Al Día News reports Mexican comic book writer, novelist, and screenwriter Francisco Haghenbeck died in Tehuacán, Puebla, on Sunday, April 4. The 56-year old, whose novel El Diablo me obligó inspired the supernatural Netflix series Diablero, had been hospitalized for early pneumonia last Friday, and passed away after respiratory complications related to COVID-19.
Francisco Gerardo Haghenbeck Correa was born in Mexico City in 1965, and studied architecture at Universidad La Salle México. He worked as a museum designer, television producer, and architect before pursuing writing full-time. Haghenbeck, Oscar Pinto, Brian Augustyn, and Humberto Ramos created the vampire series “Crimson,” which was published by WildStorm from 1998 to 2001.
Haghenbeck, Pinto and Brian K. Vaughan also wrote 2000’s “Superman Annual” #12. The story, illustrated by Carlo Barberi, saw Superman team up with a trio of newly created Mexican superheroes, as part of the year’s ‘Planet DC’ theme. Haghenbeck remains the only Mexican writer to have penned a Superman comic.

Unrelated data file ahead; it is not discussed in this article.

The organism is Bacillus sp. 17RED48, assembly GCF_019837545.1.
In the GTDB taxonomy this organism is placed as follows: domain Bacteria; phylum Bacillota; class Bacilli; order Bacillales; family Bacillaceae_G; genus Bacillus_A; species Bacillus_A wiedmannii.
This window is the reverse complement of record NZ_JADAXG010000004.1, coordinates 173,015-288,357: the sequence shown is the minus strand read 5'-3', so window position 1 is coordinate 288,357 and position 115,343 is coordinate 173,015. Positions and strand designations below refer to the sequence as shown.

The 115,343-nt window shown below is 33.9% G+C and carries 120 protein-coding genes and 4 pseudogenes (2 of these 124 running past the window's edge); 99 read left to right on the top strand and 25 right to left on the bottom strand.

Other books by Haghenbeck included the steampunk series “AlterNation,” illustrated by Carlo Barberi and released by Image in 2004; the fictionalized prose novel The Secret Book of Frida Kahlo; and Mathematics for Fairies, which told the story of Ada Byron, Countess of Lovelace. After the launch of Diablero, he collaborated with writer Homero Rios, and several artists, on the tie-in comic “Mundo Diablo.”
The Coordination of Cultural Diffusion of the National Autonomous University of Mexico paid tribute, stating, “Mexican graphic novels and comics would not be the same without the work of Francisco Haghenbeck. We regret the passing of this indispensable writer and screenwriter. Our condolences to his family and friends.”